De­ter­gents linked to gen­i­tal de­fects in baby boys: study

The China Post - - LIFE -

Preg­nant women reg­u­larly ex­posed to a range of de­ter­gents, sol­vents and pes­ti­cides have a sub­stan­tially greater risk of giv­ing birth to boys with gen­i­tal de­for­mi­ties, ac­cord­ing to a new French study.

The re­search, led by two pro­fes­sors at the Re­gional Uni­ver­sity Hos­pi­tal Cen­tre in the French city of Mont­pel­lier, found that women who reg­u­larly work with such chem­i­cals, in­clud­ing clean­ers and hair­dressers, were at great­est risk of hav­ing sons born with hy­pospa­dias.

The birth de­fect, which af­fects about three in 1,000 new­born boys, is a con­di­tion where the uri­nary open­ing is ab­nor­mally po­si­tioned on the pe­nis.

Hy­pospa­dias can be treated with surgery but it can af­fect the boy’s fer­til­ity once he reaches adult­hood.

The study, led by pe­di­atric sur­geon Ni­co­las Kalfa and pe­di­atric en­docri­nol­o­gist Charles Sul­tan, was car­ried out over five years and ex­am­ined 600 chil­dren at hos­pi­tals in four French cities, 300 of whom were boys born with hy­pospa­dias.

“The study shows for the first time that regular pro­fes­sional or do­mes­tic ex­po­sure (to th­ese chem- icals), and more gen­er­ally be­ing in con­tact with them, se­ri­ously raises the risk of gen­i­tal de­for­mity,” Sul­tan told AFP.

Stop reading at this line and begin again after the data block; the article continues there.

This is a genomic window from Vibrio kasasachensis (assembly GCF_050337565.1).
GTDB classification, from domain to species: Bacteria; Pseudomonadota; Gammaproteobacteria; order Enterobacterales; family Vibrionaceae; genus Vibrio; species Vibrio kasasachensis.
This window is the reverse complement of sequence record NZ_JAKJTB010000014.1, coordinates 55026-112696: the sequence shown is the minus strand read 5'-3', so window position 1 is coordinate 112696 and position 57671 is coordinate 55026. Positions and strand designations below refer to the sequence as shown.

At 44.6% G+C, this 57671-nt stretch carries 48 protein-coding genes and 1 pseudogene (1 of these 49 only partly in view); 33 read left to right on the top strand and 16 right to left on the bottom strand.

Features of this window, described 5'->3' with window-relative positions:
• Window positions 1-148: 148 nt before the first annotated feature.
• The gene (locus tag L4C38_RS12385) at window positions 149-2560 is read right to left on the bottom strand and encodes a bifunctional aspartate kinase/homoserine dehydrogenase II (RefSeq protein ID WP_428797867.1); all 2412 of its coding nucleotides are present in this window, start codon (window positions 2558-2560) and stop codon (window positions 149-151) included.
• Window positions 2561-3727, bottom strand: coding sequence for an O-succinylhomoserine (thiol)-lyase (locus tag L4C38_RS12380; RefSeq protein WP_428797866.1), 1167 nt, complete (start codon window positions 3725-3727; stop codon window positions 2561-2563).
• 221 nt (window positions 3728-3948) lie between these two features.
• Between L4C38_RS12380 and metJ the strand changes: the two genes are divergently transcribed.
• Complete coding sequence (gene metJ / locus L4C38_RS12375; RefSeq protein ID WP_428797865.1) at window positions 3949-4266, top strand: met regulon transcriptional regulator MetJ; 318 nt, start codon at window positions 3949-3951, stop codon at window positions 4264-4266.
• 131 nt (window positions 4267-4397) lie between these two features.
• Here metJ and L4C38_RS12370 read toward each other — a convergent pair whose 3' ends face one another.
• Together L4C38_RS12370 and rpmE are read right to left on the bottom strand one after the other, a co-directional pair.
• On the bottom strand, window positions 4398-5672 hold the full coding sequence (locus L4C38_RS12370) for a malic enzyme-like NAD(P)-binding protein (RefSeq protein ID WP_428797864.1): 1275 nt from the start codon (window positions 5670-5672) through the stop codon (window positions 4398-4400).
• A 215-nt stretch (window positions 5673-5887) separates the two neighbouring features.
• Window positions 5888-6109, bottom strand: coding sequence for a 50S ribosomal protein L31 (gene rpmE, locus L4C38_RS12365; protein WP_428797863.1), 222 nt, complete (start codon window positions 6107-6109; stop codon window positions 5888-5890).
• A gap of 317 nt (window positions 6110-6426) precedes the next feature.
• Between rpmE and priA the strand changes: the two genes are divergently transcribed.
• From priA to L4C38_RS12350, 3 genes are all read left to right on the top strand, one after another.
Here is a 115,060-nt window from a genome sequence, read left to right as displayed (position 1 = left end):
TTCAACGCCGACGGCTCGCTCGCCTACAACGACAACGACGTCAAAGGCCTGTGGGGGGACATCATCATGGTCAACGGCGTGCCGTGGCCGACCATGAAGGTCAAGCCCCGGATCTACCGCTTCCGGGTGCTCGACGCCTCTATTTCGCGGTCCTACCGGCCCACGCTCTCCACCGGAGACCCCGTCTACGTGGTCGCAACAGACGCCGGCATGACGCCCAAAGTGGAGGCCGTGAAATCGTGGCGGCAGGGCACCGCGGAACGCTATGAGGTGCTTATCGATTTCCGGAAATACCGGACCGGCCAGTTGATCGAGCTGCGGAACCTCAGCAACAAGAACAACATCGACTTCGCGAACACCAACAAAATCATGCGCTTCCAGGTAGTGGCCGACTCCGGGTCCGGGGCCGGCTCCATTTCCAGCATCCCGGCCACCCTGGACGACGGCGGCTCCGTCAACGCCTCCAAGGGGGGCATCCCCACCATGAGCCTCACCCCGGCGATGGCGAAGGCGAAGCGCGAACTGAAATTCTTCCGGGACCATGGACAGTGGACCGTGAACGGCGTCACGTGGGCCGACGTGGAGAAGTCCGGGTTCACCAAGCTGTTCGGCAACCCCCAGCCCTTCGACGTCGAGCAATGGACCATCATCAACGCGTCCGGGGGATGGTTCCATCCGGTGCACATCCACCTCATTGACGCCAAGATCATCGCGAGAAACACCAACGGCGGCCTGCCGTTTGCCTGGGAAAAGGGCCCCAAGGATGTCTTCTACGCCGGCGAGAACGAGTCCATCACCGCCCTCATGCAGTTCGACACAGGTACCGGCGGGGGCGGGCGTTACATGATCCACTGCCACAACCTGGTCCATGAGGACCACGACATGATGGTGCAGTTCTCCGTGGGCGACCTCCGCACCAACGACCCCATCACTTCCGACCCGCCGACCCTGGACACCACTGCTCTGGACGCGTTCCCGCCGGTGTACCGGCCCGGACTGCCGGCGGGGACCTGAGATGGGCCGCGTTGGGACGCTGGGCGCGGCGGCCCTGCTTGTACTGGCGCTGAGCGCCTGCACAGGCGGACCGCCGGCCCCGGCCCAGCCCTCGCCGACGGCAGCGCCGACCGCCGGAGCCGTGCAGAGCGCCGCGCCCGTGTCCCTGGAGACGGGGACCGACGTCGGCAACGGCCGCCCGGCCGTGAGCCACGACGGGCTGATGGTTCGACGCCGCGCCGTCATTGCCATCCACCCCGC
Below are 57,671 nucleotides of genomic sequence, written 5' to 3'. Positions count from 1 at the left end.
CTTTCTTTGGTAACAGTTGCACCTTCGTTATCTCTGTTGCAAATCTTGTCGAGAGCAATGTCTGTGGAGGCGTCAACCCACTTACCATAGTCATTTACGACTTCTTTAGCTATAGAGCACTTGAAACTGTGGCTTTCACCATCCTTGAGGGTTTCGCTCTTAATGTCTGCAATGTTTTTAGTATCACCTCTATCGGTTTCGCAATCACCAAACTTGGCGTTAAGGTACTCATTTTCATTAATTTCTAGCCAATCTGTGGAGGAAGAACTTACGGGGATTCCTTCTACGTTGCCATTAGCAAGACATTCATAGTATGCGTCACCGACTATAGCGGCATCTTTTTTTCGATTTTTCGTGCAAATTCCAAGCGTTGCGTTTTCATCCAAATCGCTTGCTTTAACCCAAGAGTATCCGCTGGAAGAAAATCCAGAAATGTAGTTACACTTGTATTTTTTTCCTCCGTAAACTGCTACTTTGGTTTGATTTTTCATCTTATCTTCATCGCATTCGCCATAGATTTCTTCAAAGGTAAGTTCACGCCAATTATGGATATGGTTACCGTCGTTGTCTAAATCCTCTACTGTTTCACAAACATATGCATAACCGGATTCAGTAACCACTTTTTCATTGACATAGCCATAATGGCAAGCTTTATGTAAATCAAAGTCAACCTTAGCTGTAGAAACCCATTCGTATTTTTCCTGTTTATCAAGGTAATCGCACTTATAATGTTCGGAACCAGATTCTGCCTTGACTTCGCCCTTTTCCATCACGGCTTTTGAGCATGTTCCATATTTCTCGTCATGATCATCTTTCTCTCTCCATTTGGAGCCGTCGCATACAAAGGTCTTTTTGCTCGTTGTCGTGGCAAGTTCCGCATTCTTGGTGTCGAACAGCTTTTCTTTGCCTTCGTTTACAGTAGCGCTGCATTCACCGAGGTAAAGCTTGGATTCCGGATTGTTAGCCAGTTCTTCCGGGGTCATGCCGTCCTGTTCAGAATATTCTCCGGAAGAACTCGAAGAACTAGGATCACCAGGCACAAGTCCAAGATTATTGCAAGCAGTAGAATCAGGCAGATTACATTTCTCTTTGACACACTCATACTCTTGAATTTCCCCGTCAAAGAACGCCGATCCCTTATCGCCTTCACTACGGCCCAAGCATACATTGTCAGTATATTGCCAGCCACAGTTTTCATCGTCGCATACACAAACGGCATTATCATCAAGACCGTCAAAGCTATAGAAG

A sum­mary of the re­search said boys were three times more likely to be born with hy­pospa­dias if they had been ex­posed to chem­i­cals that in­ter­fered with their en­docrine sys­tems in the womb at the mo­ment when the sex of the fe­tus is determined.

Both par­ents’ pro­fes­sions and where they live can play a role, the study added.

The study iden­ti­fies moth­ers work­ing as clean­ers or house­keep- ers, hair­dressers, beau­ti­cians and lab­o­ra­tory work­ers as be­ing par­tic­u­larly at risk.

For the fa­ther, be­ing a farmer, lab worker, cleaner, me­chanic or painter was found to bring a greater chance of the son hav­ing the de­fect.

Living within three kilo­me­ters (1.8 miles) of an in­cin­er­a­tor, land­fill site or a chem­i­cal fac­tory brings a greater risk of hav­ing a son with hy­pospa­dias, Sul­tan said.

“For a long time there has been con­tra­dic­tory data over the ge­netic and en­vi­ron­men­tal causes,” Sul­tan added.

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